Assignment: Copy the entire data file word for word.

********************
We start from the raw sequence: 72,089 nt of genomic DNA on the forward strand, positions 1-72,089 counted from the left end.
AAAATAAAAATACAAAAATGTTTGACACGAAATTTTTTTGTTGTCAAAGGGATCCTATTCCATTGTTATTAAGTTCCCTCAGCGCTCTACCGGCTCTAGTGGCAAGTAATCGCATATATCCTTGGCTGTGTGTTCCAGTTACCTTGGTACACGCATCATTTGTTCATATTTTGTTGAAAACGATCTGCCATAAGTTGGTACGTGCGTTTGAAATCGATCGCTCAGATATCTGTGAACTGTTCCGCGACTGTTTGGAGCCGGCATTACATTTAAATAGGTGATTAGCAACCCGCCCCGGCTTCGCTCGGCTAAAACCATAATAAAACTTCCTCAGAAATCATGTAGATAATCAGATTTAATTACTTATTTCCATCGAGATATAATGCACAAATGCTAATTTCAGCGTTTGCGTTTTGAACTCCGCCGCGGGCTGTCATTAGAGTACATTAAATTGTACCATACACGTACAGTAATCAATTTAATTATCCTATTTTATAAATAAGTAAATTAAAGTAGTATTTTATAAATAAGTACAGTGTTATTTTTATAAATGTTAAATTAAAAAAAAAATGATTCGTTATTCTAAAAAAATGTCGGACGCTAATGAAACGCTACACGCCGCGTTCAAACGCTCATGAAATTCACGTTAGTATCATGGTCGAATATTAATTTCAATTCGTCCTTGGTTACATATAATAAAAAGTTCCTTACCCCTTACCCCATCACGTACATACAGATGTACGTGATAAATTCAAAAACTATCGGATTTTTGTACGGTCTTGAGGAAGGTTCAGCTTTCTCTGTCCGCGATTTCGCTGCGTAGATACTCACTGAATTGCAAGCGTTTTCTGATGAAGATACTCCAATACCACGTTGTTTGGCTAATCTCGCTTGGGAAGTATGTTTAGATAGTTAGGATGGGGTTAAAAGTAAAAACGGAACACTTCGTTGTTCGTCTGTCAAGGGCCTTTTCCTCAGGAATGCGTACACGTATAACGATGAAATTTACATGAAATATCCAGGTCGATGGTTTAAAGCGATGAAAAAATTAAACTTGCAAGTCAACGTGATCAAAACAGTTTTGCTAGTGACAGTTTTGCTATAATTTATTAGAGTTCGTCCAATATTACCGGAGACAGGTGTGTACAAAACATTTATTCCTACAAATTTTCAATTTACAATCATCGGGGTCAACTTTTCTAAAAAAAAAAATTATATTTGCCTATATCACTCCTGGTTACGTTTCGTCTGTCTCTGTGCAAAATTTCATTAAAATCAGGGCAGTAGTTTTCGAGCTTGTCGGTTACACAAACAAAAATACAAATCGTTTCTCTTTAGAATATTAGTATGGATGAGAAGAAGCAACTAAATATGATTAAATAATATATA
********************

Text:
We start from the raw sequence: 72,089 nt of genomic DNA on the forward strand, positions 1-72,089 counted from the left end.
AAAATAAAAATACAAAAATGTTTGACACGAAATTTTTTTGTTGTCAAAGGGATCCTATTCCATTGTTATTAAGTTCCCTCAGCGCTCTACCGGCTCTAGTGGCAAGTAATCGCATATATCCTTGGCTGTGTGTTCCAGTTACCTTGGTACACGCATCATTTGTTCATATTTTGTTGAAAACGATCTGCCATAAGTTGGTACGTGCGTTTGAAATCGATCGCTCAGATATCTGTGAACTGTTCCGCGACTGTTTGGAGCCGGCATTACATTTAAATAGGTGATTAGCAACCCGCCCCGGCTTCGCTCGGCTAAAACCATAATAAAACTTCCTCAGAAATCATGTAGATAATCAGATTTAATTACTTATTTCCATCGAGATATAATGCACAAATGCTAATTTCAGCGTTTGCGTTTTGAACTCCGCCGCGGGCTGTCATTAGAGTACATTAAATTGTACCATACACGTACAGTAATCAATTTAATTATCCTATTTTATAAATAAGTAAATTAAAGTAGTATTTTATAAATAAGTACAGTGTTATTTTTATAAATGTTAAATTAAAAAAAAAATGATTCGTTATTCTAAAAAAATGTCGGACGCTAATGAAACGCTACACGCCGCGTTCAAACGCTCATGAAATTCACGTTAGTATCATGGTCGAATATTAATTTCAATTCGTCCTTGGTTACATATAATAAAAAGTTCCTTACCCCTTACCCCATCACGTACATACAGATGTACGTGATAAATTCAAAAACTATCGGATTTTTGTACGGTCTTGAGGAAGGTTCAGCTTTCTCTGTCCGCGATTTCGCTGCGTAGATACTCACTGAATTGCAAGCGTTTTCTGATGAAGATACTCCAATACCACGTTGTTTGGCTAATCTCGCTTGGGAAGTATGTTTAGATAGTTAGGATGGGGTTAAAAGTAAAAACGGAACACTTCGTTGTTCGTCTGTCAAGGGCCTTTTCCTCAGGAATGCGTACACGTATAACGATGAAATTTACATGAAATATCCAGGTCGATGGTTTAAAGCGATGAAAAAATTAAACTTGCAAGTCAACGTGATCAAAACAGTTTTGCTAGTGACAGTTTTGCTATAATTTATTAGAGTTCGTCCAATATTACCGGAGACAGGTGTGTACAAAACATTTATTCCTACAAATTTTCAATTTACAATCATCGGGGTCAACTTTTCTAAAAAAAAAAATTATATTTGCCTATATCACTCCTGGTTACGTTTCGTCTGTCTCTGTGCAAAATTTCATTAAAATCAGGGCAGTAGTTTTCGAGCTTGTCGGTTACACAAACAAAAATACAAATCGTTTCTCTTTAGAATATTAGTATGGATGAGAAGAAGCAACTAAATATGATTAAATAATATATA